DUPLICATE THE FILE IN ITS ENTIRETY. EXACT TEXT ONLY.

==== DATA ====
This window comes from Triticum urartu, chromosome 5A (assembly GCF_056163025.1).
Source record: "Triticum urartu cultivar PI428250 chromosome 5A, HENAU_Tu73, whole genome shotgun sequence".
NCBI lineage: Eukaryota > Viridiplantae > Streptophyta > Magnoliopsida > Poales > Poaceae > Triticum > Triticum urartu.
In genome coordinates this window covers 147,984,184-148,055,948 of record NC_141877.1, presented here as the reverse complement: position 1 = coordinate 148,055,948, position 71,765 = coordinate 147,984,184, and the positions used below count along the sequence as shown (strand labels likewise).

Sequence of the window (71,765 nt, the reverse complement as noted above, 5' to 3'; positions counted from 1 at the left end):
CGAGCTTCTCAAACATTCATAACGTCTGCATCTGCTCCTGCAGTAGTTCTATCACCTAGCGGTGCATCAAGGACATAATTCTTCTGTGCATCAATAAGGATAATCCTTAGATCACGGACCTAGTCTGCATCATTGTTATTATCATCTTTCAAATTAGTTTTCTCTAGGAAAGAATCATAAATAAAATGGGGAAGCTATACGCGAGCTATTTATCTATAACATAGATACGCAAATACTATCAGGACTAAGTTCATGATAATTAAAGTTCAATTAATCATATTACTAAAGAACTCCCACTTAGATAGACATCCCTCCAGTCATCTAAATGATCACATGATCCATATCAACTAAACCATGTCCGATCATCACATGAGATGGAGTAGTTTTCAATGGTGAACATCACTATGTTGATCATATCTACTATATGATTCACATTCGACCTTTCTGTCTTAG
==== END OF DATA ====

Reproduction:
This window comes from Triticum urartu, chromosome 5A (assembly GCF_056163025.1).
Source record: "Triticum urartu cultivar PI428250 chromosome 5A, HENAU_Tu73, whole genome shotgun sequence".
NCBI lineage: Eukaryota > Viridiplantae > Streptophyta > Magnoliopsida > Poales > Poaceae > Triticum > Triticum urartu.
In genome coordinates this window covers 147,984,184-148,055,948 of record NC_141877.1, presented here as the reverse complement: position 1 = coordinate 148,055,948, position 71,765 = coordinate 147,984,184, and the positions used below count along the sequence as shown (strand labels likewise).

Sequence of the window (71,765 nt, the reverse complement as noted above, 5' to 3'; positions counted from 1 at the left end):
CGAGCTTCTCAAACATTCATAACGTCTGCATCTGCTCCTGCAGTAGTTCTATCACCTAGCGGTGCATCAAGGACATAATTCTTCTGTGCATCAATAAGGATAATCCTTAGATCACGGACCTAGTCTGCATCATTGTTATTATCATCTTTCAAATTAGTTTTCTCTAGGAAAGAATCATAAATAAAATGGGGAAGCTATACGCGAGCTATTTATCTATAACATAGATACGCAAATACTATCAGGACTAAGTTCATGATAATTAAAGTTCAATTAATCATATTACTAAAGAACTCCCACTTAGATAGACATCCCTCCAGTCATCTAAATGATCACATGATCCATATCAACTAAACCATGTCCGATCATCACATGAGATGGAGTAGTTTTCAATGGTGAACATCACTATGTTGATCATATCTACTATATGATTCACATTCGACCTTTCTGTCTTAG